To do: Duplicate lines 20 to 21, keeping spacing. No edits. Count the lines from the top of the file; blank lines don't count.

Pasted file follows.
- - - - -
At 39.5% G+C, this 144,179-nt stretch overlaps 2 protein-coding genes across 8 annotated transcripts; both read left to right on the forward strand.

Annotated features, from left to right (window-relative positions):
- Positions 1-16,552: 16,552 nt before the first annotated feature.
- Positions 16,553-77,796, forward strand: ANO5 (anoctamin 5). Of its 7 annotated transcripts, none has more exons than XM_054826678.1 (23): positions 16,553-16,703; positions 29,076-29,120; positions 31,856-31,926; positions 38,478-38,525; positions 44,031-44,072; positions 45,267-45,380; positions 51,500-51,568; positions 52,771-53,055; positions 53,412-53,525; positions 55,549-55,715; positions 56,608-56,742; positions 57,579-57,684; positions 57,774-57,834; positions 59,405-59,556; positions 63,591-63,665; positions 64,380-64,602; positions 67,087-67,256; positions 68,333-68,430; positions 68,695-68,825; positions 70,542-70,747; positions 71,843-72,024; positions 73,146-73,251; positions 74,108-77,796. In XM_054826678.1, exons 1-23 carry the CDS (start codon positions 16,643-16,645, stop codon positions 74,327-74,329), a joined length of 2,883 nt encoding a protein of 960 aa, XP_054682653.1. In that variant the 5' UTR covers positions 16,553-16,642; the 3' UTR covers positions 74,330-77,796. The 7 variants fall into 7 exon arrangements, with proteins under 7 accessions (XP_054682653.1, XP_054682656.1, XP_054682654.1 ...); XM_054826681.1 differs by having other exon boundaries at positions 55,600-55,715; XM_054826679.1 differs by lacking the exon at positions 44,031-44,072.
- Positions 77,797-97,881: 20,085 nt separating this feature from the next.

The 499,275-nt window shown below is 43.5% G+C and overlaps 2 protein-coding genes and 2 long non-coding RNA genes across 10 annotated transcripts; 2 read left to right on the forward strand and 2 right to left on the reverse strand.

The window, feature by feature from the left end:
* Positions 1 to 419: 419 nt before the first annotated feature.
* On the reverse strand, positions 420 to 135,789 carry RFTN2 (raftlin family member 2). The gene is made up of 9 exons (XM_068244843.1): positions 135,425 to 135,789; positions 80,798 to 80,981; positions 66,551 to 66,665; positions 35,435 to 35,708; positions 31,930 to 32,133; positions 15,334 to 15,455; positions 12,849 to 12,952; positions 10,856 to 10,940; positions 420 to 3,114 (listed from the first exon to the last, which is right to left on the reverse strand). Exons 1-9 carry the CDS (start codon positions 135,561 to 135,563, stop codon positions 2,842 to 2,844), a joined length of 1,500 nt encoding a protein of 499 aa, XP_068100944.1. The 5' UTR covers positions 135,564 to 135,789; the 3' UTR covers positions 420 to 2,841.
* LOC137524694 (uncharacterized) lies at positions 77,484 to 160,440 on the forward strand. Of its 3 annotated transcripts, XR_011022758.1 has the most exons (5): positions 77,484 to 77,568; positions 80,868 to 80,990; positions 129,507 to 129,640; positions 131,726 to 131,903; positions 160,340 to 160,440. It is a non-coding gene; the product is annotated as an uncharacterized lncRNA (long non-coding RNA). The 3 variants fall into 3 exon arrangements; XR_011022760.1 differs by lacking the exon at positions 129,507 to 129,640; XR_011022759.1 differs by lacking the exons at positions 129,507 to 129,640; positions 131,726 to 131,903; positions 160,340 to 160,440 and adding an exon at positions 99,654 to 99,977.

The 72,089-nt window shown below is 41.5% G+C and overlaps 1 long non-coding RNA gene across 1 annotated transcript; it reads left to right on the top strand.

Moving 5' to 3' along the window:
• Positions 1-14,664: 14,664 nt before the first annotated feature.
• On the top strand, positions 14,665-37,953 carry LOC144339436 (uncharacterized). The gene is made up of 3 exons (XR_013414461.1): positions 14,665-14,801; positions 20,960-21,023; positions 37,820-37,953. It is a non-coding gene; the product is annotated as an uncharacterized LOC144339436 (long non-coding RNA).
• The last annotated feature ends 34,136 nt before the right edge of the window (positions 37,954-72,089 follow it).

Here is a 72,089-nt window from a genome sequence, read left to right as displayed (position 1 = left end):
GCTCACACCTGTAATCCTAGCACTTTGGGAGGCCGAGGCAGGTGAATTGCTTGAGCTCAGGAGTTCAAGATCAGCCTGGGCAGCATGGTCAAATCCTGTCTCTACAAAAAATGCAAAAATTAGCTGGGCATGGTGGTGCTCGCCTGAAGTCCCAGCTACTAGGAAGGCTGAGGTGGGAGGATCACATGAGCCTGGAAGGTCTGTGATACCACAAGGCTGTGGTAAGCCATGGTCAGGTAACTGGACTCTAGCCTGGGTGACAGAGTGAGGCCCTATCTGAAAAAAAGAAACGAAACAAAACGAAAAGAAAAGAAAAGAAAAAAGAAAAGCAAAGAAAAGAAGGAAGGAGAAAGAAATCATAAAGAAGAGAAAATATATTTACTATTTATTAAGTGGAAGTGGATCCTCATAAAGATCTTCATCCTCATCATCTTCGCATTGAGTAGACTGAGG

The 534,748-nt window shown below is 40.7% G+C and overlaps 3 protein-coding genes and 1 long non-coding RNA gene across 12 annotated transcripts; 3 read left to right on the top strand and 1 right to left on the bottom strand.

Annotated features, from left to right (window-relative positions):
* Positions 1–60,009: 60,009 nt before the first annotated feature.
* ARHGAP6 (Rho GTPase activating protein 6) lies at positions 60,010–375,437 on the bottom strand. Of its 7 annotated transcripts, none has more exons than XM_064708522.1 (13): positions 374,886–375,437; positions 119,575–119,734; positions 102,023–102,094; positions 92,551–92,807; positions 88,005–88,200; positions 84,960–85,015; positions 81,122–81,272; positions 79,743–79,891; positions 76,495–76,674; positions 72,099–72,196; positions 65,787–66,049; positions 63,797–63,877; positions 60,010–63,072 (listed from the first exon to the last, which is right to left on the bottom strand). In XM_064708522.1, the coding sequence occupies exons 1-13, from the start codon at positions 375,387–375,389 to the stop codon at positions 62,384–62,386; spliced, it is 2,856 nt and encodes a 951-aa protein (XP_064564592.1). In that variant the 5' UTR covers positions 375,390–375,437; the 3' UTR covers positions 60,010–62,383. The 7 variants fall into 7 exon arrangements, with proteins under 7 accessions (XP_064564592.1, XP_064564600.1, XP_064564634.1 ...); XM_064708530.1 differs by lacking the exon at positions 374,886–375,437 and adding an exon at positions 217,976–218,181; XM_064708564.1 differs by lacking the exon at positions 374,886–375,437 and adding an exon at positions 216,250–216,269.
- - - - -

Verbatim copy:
* Positions 1–60,009: 60,009 nt before the first annotated feature.
* ARHGAP6 (Rho GTPase activating protein 6) lies at positions 60,010–375,437 on the bottom strand. Of its 7 annotated transcripts, none has more exons than XM_064708522.1 (13): positions 374,886–375,437; positions 119,575–119,734; positions 102,023–102,094; positions 92,551–92,807; positions 88,005–88,200; positions 84,960–85,015; positions 81,122–81,272; positions 79,743–79,891; positions 76,495–76,674; positions 72,099–72,196; positions 65,787–66,049; positions 63,797–63,877; positions 60,010–63,072 (listed from the first exon to the last, which is right to left on the bottom strand). In XM_064708522.1, the coding sequence occupies exons 1-13, from the start codon at positions 375,387–375,389 to the stop codon at positions 62,384–62,386; spliced, it is 2,856 nt and encodes a 951-aa protein (XP_064564592.1). In that variant the 5' UTR covers positions 375,390–375,437; the 3' UTR covers positions 60,010–62,383. The 7 variants fall into 7 exon arrangements, with proteins under 7 accessions (XP_064564592.1, XP_064564600.1, XP_064564634.1 ...); XM_064708530.1 differs by lacking the exon at positions 374,886–375,437 and adding an exon at positions 217,976–218,181; XM_064708564.1 differs by lacking the exon at positions 374,886–375,437 and adding an exon at positions 216,250–216,269.